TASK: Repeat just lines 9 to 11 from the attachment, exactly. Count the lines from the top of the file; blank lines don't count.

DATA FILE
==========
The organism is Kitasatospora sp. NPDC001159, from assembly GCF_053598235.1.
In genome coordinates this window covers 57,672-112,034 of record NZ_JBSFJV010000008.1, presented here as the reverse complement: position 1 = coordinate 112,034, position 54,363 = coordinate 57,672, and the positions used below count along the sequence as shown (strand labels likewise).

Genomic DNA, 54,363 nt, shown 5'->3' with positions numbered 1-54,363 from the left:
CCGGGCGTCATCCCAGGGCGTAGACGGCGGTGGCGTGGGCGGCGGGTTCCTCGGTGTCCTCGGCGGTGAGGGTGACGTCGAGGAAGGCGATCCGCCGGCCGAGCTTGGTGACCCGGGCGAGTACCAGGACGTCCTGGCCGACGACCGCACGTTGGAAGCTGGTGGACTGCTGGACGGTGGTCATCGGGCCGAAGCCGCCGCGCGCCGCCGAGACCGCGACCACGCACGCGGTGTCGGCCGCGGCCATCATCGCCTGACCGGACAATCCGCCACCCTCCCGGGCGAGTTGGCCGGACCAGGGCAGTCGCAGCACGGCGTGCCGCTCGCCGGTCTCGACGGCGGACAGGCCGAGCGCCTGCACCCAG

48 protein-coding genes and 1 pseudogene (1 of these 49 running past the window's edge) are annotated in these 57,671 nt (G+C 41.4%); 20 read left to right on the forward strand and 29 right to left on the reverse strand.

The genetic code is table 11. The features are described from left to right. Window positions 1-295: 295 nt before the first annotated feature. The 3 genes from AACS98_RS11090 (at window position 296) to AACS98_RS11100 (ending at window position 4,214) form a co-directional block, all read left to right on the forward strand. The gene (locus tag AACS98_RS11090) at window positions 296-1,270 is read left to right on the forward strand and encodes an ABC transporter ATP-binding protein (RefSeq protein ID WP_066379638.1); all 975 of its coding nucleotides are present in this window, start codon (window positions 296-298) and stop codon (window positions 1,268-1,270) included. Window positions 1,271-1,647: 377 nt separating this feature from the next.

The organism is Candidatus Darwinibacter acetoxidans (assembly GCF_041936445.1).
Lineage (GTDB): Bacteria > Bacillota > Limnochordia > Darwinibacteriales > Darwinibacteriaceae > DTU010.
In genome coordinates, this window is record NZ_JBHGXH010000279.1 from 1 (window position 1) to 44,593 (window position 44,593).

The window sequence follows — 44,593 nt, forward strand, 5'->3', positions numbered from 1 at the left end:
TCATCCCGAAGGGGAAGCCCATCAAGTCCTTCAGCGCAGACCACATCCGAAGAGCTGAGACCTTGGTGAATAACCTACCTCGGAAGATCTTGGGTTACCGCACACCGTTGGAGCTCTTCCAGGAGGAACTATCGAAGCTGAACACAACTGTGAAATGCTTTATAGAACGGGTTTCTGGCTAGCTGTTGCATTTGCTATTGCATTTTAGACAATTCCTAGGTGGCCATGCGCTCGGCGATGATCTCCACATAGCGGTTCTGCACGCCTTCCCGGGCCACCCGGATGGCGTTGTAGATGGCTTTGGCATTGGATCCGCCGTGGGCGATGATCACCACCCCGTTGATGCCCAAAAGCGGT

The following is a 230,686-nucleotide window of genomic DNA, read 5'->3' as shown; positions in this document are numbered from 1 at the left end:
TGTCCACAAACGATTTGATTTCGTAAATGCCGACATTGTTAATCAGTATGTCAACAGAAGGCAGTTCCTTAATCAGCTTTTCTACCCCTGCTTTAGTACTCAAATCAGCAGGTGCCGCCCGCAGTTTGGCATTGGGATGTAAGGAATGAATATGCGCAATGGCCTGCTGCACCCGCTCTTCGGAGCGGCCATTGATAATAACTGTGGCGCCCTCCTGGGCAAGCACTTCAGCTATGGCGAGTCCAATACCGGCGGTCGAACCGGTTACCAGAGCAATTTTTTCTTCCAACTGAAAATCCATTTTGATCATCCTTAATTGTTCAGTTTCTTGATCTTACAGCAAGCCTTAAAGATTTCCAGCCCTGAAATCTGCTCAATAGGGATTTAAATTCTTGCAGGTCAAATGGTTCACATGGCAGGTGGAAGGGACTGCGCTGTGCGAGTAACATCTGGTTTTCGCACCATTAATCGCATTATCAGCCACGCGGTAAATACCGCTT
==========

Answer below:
In genome coordinates, this window is record NZ_JBHGXH010000279.1 from 1 (window position 1) to 44,593 (window position 44,593).

The window sequence follows — 44,593 nt, forward strand, 5'->3', positions numbered from 1 at the left end:
TCATCCCGAAGGGGAAGCCCATCAAGTCCTTCAGCGCAGACCACATCCGAAGAGCTGAGACCTTGGTGAATAACCTACCTCGGAAGATCTTGGGTTACCGCACACCGTTGGAGCTCTTCCAGGAGGAACTATCGAAGCTGAACACAACTGTGAAATGCTTTATAGAACGGGTTTCTGGCTAGCTGTTGCATTTGCTATTGCATTTTAGACAATTCCTAGGTGGCCATGCGCTCGGCGATGATCTCCACATAGCGGTTCTGCACGCCTTCCCGGGCCACCCGGATGGCGTTGTAGATGGCTTTGGCATTGGATCCGCCGTGGGCGATGATCACCACCCCGTTGATGCCCAAAAGCGGT